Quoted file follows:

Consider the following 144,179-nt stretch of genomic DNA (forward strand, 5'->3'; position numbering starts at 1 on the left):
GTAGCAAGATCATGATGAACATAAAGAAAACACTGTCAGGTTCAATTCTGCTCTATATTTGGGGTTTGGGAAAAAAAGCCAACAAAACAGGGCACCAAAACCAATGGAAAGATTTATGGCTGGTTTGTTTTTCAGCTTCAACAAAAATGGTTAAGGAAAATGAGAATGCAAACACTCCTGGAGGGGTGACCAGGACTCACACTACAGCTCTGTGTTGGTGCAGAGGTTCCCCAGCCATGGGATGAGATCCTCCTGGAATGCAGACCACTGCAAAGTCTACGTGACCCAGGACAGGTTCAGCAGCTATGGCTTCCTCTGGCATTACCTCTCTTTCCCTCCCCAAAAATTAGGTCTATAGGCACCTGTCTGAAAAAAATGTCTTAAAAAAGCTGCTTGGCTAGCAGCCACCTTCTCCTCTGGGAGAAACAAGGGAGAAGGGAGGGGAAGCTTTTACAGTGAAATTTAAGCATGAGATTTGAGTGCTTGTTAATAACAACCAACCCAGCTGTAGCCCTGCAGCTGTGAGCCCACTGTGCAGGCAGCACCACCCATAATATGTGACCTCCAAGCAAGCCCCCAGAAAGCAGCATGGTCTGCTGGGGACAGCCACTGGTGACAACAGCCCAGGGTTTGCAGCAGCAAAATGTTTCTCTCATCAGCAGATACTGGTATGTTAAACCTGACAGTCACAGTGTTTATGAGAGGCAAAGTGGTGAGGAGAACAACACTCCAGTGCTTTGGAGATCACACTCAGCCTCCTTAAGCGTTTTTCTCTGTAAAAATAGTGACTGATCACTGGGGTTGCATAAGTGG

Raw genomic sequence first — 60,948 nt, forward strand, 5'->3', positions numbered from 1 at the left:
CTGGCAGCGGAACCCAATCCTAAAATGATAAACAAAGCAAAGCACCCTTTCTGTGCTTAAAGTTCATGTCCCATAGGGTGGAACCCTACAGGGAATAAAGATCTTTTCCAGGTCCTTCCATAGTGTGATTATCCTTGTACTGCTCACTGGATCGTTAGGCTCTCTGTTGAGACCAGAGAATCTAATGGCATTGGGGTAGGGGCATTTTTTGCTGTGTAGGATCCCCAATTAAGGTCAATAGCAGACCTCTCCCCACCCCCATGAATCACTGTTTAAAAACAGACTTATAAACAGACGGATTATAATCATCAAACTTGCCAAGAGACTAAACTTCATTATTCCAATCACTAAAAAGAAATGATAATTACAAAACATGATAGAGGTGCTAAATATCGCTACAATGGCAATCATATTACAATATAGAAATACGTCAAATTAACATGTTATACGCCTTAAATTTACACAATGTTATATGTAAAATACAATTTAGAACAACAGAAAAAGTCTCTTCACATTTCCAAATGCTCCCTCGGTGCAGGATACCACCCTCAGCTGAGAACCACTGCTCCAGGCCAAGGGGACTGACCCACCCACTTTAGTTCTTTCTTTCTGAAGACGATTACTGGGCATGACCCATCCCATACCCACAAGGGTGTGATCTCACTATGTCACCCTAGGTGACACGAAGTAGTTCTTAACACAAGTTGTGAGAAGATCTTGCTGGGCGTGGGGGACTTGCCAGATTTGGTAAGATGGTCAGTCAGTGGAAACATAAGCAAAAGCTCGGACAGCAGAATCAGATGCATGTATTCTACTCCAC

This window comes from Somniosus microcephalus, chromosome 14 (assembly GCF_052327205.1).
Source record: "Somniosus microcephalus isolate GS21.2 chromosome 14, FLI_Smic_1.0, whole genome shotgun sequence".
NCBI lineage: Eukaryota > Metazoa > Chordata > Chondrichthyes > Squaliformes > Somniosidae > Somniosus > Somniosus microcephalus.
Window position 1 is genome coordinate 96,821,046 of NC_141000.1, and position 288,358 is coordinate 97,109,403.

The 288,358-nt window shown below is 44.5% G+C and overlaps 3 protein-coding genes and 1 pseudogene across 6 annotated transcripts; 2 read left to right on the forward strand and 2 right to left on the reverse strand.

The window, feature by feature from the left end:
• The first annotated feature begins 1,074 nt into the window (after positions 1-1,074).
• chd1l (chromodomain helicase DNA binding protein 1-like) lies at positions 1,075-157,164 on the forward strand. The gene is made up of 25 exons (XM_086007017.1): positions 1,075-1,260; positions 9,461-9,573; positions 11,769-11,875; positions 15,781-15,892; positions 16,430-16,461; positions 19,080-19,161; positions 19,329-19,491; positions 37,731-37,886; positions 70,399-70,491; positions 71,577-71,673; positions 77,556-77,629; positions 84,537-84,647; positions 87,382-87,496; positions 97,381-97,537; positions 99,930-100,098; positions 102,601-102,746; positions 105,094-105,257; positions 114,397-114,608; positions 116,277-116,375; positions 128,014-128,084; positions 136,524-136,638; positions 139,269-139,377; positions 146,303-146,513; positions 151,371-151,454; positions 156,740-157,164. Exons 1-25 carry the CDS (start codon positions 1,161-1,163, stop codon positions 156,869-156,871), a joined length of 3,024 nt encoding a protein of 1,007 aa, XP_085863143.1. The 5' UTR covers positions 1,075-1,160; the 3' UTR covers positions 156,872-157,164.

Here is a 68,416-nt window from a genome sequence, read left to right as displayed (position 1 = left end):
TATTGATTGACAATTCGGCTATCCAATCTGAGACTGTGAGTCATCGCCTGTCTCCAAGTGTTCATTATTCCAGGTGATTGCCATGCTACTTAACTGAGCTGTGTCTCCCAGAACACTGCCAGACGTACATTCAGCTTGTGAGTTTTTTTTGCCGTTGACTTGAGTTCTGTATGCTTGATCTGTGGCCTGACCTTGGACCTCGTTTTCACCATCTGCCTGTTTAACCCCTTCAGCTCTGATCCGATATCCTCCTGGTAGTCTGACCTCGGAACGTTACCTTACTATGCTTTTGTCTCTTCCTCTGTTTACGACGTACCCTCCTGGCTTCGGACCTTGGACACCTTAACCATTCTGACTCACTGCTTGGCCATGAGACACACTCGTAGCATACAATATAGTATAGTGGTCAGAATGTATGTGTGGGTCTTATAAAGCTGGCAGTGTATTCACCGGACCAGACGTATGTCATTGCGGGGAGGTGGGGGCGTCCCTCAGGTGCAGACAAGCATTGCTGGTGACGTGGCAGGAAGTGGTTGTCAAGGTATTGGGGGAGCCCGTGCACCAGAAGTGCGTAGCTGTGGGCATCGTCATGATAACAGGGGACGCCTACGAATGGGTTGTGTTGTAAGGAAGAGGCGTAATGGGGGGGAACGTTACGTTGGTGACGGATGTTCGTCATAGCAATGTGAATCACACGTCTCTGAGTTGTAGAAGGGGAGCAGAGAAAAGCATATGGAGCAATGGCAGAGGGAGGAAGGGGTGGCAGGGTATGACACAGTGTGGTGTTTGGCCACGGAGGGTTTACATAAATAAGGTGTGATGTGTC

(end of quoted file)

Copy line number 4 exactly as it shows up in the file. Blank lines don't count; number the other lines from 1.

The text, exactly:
CTGGCAGCGGAACCCAATCCTAAAATGATAAACAAAGCAAAGCACCCTTTCTGTGCTTAAAGTTCATGTCCCATAGGGTGGAACCCTACAGGGAATAAAGATCTTTTCCAGGTCCTTCCATAGTGTGATTATCCTTGTACTGCTCACTGGATCGTTAGGCTCTCTGTTGAGACCAGAGAATCTAATGGCATTGGGGTAGGGGCATTTTTTGCTGTGTAGGATCCCCAATTAAGGTCAATAGCAGACCTCTCCCCACCCCCATGAATCACTGTTTAAAAACAGACTTATAAACAGACGGATTATAATCATCAAACTTGCCAAGAGACTAAACTTCATTATTCCAATCACTAAAAAGAAATGATAATTACAAAACATGATAGAGGTGCTAAATATCGCTACAATGGCAATCATATTACAATATAGAAATACGTCAAATTAACATGTTATACGCCTTAAATTTACACAATGTTATATGTAAAATACAATTTAGAACAACAGAAAAAGTCTCTTCACATTTCCAAATGCTCCCTCGGTGCAGGATACCACCCTCAGCTGAGAACCACTGCTCCAGGCCAAGGGGACTGACCCACCCACTTTAGTTCTTTCTTTCTGAAGACGATTACTGGGCATGACCCATCCCATACCCACAAGGGTGTGATCTCACTATGTCACCCTAGGTGACACGAAGTAGTTCTTAACACAAGTTGTGAGAAGATCTTGCTGGGCGTGGGGGACTTGCCAGATTTGGTAAGATGGTCAGTCAGTGGAAACATAAGCAAAAGCTCGGACAGCAGAATCAGATGCATGTATTCTACTCCAC